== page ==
Overall River Rating:

3/5

Williams Fork River Fly Fishing Report

Last update- 09/28/2016- The Williams Fork is in great shape and the flows are perfect at 100 cfs. This is also a great place to enjoy the Fall foliage with many of Cottonwoods and Aspen trees along the River. Most of the bigger bugs are done hatching for the season but you can still get away with throwing hopper/dropper rigs with one or two smaller BWO/Midge imitations and a split shot to get them down. Some deeper sections may require a medium white/clear indicator to support more weight and get down in deep pools. Don’t forget to bring a few streamers along as the migrating and resident Browns become more aggressive and willing to hunt a small - medium olive, rust, white, black or tan streamer pattern. Look out for spawning fish to start building redds and avoid wading through any spots on the river bottom that are lighter in color or have fish paired up. - Mike Price Professional Fly Fishing Guide

River Information

The Williams Fork river is another tributary of the Colorado worth exploring. The river is divided by Williams Fork Reservoir. The upper section is a classic high mountain stream ideal for a small 1-3wt fly rod and a box of bushy dry flies. The tailwater section below the reservoir is where most people head when fishing the "Willy's Fork". This tailwater can be quite succeptable to annual flows and the fishing can be very tough during low water years. During normal to high water years however the fishing can be superb, offering anglers the chance to catch sizeable, hard fighting Rainbow and Brown trout. This tailwater section is farirly short, coming in at about 2 miles long, before it reaches the Colorado River in the town of Parshall.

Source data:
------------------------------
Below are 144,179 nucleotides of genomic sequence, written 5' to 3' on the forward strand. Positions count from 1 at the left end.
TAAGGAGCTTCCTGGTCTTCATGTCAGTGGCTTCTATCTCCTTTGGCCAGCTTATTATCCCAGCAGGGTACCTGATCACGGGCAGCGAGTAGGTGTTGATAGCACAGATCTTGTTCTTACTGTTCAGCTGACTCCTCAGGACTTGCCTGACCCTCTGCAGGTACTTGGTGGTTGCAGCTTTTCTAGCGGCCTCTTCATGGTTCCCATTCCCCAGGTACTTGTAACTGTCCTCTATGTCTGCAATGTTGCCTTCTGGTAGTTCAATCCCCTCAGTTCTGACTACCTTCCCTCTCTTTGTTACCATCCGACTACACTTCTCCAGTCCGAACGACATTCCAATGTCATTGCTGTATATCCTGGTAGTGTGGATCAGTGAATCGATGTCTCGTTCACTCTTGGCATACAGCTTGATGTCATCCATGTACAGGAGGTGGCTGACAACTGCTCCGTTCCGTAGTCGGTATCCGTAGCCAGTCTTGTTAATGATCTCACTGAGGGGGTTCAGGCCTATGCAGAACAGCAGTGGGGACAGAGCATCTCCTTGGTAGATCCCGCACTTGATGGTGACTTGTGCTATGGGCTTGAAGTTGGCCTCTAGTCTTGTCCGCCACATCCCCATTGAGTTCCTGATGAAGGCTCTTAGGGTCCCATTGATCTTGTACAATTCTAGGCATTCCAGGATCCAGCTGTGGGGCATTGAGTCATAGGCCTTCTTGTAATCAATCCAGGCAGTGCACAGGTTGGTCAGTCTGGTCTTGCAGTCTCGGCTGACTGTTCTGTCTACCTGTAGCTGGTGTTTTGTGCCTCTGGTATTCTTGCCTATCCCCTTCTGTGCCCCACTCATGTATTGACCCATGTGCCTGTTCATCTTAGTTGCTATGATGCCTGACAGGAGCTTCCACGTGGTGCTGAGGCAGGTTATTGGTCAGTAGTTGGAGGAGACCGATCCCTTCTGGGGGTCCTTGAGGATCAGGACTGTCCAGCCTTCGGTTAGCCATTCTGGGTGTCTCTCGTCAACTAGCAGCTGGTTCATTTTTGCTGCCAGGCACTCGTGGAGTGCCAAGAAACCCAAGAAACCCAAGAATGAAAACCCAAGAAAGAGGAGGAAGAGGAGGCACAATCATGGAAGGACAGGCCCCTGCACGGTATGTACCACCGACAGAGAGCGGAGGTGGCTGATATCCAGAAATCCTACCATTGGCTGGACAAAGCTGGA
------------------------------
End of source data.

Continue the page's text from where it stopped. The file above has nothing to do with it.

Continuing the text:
Match the Hatch

Shop All Flies

Trouts proudly offers only premium quality Umpqua flies at the best prices available. These aren't cheap knock off and "artisan" patterns commonly found elsewhere on the internet. Tied by the world's finest tiers using only the highest quality materials.


Pheasant Tail

size 16-22

Tungsten JuJu Baetis

size 18-22

RS2

size 18-22 (blk, olv, gry)

Rainbow Warrior

size 18-22

Two Bit Hooker Nymph

size 18-20

Tungsten Poison

size 18-22

Mercury RS2

size 18-22

JuJuBee Midge

size 18-22

Barrs Emerger

size 16-22

Black Beauty

size 18-22

 

Summer: Mayflies, Caddis, Shrimp

Pheasant Tail

size 16-22

Tungsten JuJu Baetis

size 18-22

RS2

size 18-22 (blk, olv, gry)

Rainbow Warrior

size 18-22

Two Bit Hooker Nymph

size 18-20

Tungsten Poison

size 18-22

Mercury RS2

size 18-22

JuJuBee Midge

size 18-22

Barrs Emerger

size 16-22

Black Beauty

size 18-22

Fall: Baetis, Shrimp 

Pheasant Tail

size 16-22

Tungsten JuJu Baetis

size 18-22

RS2

size 18-22 (blk, olv, gry)

Rainbow Warrior

size 18-22

Two Bit Hooker Nymph

size 18-20

Tungsten Poison

size 18-22

Mercury RS2

size 18-22

JuJuBee Midge

size 18-22

Barrs Emerger

size 16-22

Black Beauty

size 18-22


Seasonal Conditions

The Williams Fork can be fished 12 months a year, however Summer and Fall will certainly be the most productive seasons. Come summer, hatches abound and the dry fly fishing can be phenomenal. Mayflies, Caddis, Terrestrials, and small Stoneflies will all catch fish in both their dry and nymph varieties. 


River Access

The tailwater section of the Williams Fork can be accessed in two locations.- both of which require approximately a 20 minute hike so make sure to bring some hydration. The river can be accessed off Hwy 40 at the town of Parshall by crossing the Colorado River and walking to the confluence. The other option is to head down County Rd 3, just east of Parshall, like you're headed to Williams Fork Reservoir. There is a DOW parking area on the west side of the road, approximately 1/3 mile south of the Colorado RIver. From here, follow the foot path to the river which is about 1 mile away.